Le’Nise:. So talk a little bit about the education part that you just mentioned. So how did you learn about about periods? And you mentioned leaking. What were the other parts of the conversations that kind of when you were in school?
Lucy: Yeah. So I think yeah, I mean I had a very close knit group of girlfriends and I was lucky in many ways that we did speak about things. So before I had my period, I knew I knew what to expect. And, you know, I’d had numerous conversations and I felt excited and prepared for it. And, and I think and although there was kind of a lot of peer to peer lending, I guess. Yeah. Compared to now to know about menstrual health knowledge our knowledge barely scratched the surface. You know it was it was sort of you know, my girlfriend had quite a painful period and therefore she’s I take some painkillers, but it was enough that, you know, I never felt in the dark about periods. And, you know, I felt lucky enough to ask my friends about questions or concerns, etc..
But I think I think it’s not necessarily about the kind of periods in me, but in my life. I’ve definitely kind of kind of sought out quite a a natural approach to my body. And I’ve always been well, actually, to be honest, I think it’s probably from early jobs where I worked in kind of natural foods and natural products and kind of really opened my eyes to the benefits of, you know, yeah, things being as natural as possible, which is why I was, I was on the pill actually, not for kind of period reasons more for as a contraceptive, but actually then decided that even that was sort of, you know, I definitely began as I learnt more about periods to kind of question the sort of the hormonal side. And I think my education with with periods has been much more about yeah, the hormones and how that impacts you and how that impacts your sort of day to day life. And actually I really embraced it at school. A period is a very transactional thing. It was like I’m, you know, I’m female at some point at the period and and obviously, you know, why you have a period, but you just sort of accept it for what it’s worth, I think as I am, yeah, I kind of over the years it’s something that you. Yeah. You feel empowered by that it empowers you. To be able to do things like have children and yeah, with the different phases empower you to make decisions in your life around your period so that, you know, you sort of, for want of a better phrase, living your best life. Yeah. So. So, yeah. Yeah, definitely.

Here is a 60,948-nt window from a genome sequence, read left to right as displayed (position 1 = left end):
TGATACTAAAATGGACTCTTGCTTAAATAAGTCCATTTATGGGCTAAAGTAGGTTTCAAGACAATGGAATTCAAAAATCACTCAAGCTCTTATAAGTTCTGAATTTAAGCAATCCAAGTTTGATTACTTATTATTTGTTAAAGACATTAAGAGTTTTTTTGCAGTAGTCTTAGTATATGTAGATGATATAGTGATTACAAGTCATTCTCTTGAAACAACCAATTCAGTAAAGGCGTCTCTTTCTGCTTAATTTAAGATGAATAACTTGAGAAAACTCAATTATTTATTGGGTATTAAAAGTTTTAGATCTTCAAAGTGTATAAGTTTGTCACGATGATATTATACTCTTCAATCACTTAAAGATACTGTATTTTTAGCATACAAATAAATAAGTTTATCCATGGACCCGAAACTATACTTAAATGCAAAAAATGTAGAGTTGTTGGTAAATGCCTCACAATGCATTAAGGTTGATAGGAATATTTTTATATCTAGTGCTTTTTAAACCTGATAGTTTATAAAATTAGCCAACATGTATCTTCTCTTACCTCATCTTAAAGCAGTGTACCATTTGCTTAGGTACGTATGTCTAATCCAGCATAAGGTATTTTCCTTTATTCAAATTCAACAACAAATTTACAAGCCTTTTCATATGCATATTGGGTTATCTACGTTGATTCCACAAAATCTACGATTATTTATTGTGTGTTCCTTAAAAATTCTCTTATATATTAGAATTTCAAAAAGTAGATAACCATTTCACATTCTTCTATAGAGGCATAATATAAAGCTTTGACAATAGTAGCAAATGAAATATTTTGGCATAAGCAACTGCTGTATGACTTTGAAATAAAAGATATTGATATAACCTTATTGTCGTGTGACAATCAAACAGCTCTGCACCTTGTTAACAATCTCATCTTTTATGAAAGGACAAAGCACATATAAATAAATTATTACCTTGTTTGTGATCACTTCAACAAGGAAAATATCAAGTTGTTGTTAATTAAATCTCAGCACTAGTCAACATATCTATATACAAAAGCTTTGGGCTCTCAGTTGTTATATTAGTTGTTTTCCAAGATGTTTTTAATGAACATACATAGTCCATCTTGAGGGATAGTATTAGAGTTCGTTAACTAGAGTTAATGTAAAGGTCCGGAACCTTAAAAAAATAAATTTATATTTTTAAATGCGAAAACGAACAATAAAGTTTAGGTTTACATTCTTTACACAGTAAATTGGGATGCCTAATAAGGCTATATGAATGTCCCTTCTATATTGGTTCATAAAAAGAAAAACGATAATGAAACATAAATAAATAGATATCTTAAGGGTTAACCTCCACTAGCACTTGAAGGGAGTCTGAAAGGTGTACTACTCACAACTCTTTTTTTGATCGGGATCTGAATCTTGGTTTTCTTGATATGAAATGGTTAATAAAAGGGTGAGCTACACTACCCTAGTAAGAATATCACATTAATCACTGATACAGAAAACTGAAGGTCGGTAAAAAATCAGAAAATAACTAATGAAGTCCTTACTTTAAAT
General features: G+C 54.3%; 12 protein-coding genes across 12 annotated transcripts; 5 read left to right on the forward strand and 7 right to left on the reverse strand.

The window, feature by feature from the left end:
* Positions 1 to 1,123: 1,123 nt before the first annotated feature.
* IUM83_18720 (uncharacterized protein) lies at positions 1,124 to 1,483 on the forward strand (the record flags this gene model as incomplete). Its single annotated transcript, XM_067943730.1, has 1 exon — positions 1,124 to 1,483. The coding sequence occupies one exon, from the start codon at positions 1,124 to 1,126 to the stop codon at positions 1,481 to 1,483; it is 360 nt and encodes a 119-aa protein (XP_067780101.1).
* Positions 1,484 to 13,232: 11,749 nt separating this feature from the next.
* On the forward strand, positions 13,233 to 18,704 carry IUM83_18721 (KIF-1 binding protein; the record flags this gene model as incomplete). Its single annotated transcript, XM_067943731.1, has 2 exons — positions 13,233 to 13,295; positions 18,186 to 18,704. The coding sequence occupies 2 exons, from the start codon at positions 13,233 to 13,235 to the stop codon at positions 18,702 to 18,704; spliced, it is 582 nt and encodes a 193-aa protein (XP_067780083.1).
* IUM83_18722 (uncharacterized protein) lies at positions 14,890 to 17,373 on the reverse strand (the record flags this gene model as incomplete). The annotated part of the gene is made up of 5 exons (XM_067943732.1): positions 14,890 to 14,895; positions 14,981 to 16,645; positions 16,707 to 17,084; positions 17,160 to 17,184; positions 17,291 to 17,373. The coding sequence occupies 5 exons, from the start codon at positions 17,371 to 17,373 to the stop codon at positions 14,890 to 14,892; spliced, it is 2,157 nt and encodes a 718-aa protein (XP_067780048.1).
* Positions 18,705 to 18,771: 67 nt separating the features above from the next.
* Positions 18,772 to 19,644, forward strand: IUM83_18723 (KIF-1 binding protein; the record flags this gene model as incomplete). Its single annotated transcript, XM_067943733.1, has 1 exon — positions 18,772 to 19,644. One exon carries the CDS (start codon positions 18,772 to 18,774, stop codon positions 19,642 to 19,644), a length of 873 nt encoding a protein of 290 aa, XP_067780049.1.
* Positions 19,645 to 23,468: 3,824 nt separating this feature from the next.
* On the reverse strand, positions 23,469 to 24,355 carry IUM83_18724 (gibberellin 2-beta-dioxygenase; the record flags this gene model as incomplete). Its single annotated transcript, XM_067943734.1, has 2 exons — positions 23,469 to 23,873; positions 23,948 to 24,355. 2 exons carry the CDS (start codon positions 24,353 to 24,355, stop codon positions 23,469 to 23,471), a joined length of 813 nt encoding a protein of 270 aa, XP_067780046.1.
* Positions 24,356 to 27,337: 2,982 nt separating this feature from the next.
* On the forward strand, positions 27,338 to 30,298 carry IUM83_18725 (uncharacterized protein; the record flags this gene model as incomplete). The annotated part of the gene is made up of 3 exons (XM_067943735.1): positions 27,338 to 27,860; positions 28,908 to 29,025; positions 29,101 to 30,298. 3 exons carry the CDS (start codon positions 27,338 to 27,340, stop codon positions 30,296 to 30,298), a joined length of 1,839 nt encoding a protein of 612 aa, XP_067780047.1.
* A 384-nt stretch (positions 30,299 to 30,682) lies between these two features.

Le’Nise: Okay. And when you mentioned earlier, I just want to touch on your. I want to touch on your experience of the pill in a minute. But again, you mentioned earlier about there were things that you know now that you wish that you knew. But, you know, in the early days of having a period. What were some of those things.
Lucy: I think definitely the different phases. I think there were definitely days where within my cycle where I’d feel really lethargic and kind of exhausted. And I knew that my girlfriends felt very similar. And at the time you sort of put it down to growth, teenage hormones, etc.. But I think actually now, you know, I know a lot more from tracking my cycle, you know, when I’m ovulating, what type, what type of mood I’m in, you know, I feel much hotter. I will do it. And when I go out, things sort of get on my nerves a bit more. And I think at school, you definitely you don’t know any of that and you just think, you know, if I feel a bit rubbish, then it’s never linked to a period of period is just something that happens, you know, for a couple of days a month and you just accept it. Whereas actually there’s a, you know, there’s obviously a lot more to it and especially in these early days when you have your your first period, your menarche, it’s a lot of sort of adjustment and so on. But at the time you definitely put it down to overworked or too much sport or you know, and anything else. And I think so, yeah, that’s really kind of what I’ve learnt and what I now use to sort of yeah, kind of change the way that I live my life and I think tracking my cycle is yeah, I mean it’s amazing. I love tracking just to understand kind of yeah, monthly the same things that are happening and being able to make decisions around that I think is, is pretty empowering.
Le’Nise: What do you use to track your cycle?